Posted on behalf of Nicola Nosengo.
To Italian seismology experts, the earthquake that hit the Emilia region on 20 May, killing seven people, was yet another reminder that the country is very unprepared for seismic risks, despite being one the most earthquake-prone areas in Europe.
“Historical buildings are one thing. But it is unacceptable that modern constructions such as warehouses and industrial sheds have collapsed in an earthquake which was strong, but not exceptional,” says Stefano Gresta, president of Italy’s National Institute for Geophysics and Vulcanology (INGV). Although many historical buildings and churches were damaged by the earthquake (injuring about 50 people and forcing more than 5,000 out of their homes), five of the deaths occurred in small, recently built factories that completely collapsed, killing workers on night shifts. Had the earthquake occurred on a working day, those sheds would have been filled with workers, and the death toll would be much higher.
But with the main shocks reaching magnitude 5.9 (at 4:03 a.m. local time on 20 May), and 5.1 (at 15:18 the same day), the earthquake was not a terribly violent one. The L’Aquila earthquake, which killed 309 people on 6 April 2009, reached magnitude 6.3. “Let’s be honest, this was a small earthquake,” says Gian Michele Calvi, a professor of seismic engineering at the Institute of Superior Studies in Pavia, and president of the EUCENTRE Foundation (European Centre for Training and Research in Earthquake Engineering) in the same city.
Part of the problem is that the region around the epicentre of the quake (between the cities of Modena and Ferrara) is not as accustomed to earthquakes as in other parts of Italy, such as the north-east, Sicily, or the Apennine region (where L’Aquila is located). Until 2003, it was not even included in seismic-hazard maps. “The buildings which collapsed were mostly built before then, with no antiseismic measures at all,” says Calvi. “In such cases, prefabricated buildings such as sheds and supermarkets are more at risk than houses, because of their weak structure”.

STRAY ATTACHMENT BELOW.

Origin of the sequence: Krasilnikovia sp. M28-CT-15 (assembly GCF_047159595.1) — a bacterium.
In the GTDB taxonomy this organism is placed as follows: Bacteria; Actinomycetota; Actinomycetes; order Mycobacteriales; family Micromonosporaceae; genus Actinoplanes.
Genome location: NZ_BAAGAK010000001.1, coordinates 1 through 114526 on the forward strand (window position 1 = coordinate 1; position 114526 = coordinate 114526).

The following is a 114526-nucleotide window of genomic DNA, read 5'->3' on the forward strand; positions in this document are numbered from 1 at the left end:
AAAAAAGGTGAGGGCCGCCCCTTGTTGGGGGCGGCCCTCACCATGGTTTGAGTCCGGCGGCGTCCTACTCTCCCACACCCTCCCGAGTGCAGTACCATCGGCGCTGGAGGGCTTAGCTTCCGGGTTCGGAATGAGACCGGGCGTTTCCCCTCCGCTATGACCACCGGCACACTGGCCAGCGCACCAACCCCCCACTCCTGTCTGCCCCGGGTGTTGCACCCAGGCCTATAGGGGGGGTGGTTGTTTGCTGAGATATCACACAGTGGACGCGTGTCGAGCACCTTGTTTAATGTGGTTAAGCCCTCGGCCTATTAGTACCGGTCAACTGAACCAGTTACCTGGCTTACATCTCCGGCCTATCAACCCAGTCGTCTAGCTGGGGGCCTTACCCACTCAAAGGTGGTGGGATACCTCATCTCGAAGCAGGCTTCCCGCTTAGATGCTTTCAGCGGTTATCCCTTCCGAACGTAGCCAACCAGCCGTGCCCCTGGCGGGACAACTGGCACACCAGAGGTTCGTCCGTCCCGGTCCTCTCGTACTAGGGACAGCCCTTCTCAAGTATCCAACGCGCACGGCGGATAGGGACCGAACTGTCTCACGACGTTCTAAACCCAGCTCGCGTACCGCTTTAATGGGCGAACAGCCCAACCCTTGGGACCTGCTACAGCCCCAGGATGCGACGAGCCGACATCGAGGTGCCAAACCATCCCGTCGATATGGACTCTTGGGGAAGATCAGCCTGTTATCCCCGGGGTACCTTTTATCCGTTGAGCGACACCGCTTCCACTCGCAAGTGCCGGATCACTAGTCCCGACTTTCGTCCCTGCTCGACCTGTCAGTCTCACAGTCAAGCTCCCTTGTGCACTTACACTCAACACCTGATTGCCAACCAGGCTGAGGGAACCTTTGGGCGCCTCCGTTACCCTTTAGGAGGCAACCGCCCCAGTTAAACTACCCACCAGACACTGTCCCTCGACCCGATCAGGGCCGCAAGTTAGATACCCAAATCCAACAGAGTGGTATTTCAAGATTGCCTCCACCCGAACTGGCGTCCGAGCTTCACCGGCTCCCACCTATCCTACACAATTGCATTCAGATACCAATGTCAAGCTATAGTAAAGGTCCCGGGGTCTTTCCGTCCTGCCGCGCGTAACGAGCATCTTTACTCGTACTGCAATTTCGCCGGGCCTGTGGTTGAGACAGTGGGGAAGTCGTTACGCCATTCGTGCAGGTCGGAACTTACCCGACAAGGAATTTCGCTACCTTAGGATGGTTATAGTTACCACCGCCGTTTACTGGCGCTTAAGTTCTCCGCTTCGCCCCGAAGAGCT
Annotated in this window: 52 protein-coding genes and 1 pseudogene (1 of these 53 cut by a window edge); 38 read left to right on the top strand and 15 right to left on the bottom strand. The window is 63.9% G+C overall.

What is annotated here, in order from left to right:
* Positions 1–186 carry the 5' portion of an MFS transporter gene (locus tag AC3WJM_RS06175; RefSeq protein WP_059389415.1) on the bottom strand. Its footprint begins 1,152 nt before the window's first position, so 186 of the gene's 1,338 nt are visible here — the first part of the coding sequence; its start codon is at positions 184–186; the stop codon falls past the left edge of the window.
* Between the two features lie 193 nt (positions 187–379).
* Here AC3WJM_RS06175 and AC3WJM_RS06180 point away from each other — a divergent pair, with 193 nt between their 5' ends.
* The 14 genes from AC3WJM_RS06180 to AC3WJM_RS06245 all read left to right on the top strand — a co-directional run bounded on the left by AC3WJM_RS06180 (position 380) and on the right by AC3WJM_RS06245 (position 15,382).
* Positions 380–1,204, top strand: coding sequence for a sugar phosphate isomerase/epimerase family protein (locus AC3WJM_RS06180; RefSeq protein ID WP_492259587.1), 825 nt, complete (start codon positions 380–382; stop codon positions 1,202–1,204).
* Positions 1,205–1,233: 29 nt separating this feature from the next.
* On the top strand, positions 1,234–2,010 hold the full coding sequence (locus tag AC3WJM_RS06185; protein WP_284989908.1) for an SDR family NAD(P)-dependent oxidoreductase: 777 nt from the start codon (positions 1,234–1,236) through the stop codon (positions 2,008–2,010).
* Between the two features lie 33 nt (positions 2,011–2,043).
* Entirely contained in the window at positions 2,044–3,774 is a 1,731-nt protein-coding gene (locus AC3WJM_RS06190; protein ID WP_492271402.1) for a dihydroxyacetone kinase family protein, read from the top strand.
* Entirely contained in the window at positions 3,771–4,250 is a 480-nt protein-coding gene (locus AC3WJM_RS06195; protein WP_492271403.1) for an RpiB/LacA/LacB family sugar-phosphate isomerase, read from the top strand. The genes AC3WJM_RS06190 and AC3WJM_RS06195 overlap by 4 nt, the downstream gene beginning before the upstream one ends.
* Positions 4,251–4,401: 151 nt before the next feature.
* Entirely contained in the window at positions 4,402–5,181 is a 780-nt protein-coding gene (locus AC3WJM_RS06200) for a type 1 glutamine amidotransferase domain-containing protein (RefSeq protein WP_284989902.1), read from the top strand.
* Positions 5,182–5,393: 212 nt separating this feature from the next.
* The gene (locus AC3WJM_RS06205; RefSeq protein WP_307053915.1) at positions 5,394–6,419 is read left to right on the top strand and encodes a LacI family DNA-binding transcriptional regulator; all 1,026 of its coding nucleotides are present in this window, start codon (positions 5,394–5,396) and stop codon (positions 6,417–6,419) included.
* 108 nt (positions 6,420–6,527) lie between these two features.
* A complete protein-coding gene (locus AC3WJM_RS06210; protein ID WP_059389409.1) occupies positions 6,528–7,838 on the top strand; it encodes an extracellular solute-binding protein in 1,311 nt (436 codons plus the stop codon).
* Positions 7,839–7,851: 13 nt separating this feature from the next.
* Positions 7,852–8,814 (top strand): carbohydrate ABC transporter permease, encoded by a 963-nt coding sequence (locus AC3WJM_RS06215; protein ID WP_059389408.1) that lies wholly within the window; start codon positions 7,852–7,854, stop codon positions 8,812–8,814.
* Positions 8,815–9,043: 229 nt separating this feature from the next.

In 2003, however, seismologists introduced a new map of seismic hazard across Italy, and the area of Sunday’s earthquake was reclassified as one of medium risk. “We were estimating a 10% probability of an earthquake of this kind in that area over the next 450 years,” says Gianluca Valensise, a research director at the INGV. “This earthquake was a rare event, but not a surprising one.”
Current maps of seismic risk in Italy, compiled by INGV scientists, are considered among the most accurate in the world, and form the basis of a 2006 law that imposes varying building standards according to each area’s risk level. Had those sheds complied with existing laws, says Valensise, they would not have collapsed. “But the application of that law has dragged on for years because of the high costs of complying with it, to the point that people were often formally authorized to circumvent it,” he says.
Calvi says that after the L’Aquila earthquake, the standards for new buildings have become stricter — in theory, at least — but few of the older ones have been adapted. “The most typical excuse is that small firms cannot afford it,” he says. “That is why the government should introduce financial incentives or tax exemptions for those who do it. Simply imposing the law and expecting people to comply will never work.”
What is most alarming, say the researchers, is that a relatively modest earthquake still managed to kill seven people in one of Italy’s wealthiest and best-run areas. A much stronger earthquake in the country’s southern regions, which combine higher seismic hazard with the lowest compliance with building standards, could prove to be far more devastating. The highest risk is in Calabria, the most southerly region of continental Italy, and in Sicily. In 1908, the cities of Messina and Reggio Calabria, on the opposite sides of the strait between Calabria and Sicily, were hit by a devastating 7.2 earthquake and tsunami, one of the most violent in Europe’s recent history. Should something of this scale happen again, says Calvi, “there would be tens of thousands of deaths”. And the main problem, according to Valensise, would not be the oldest buildings, which were built in the 1920s and 1930s following strict seismic codes, but rather post-war buildings that were completely unregulated because of corruption and illegal constructions.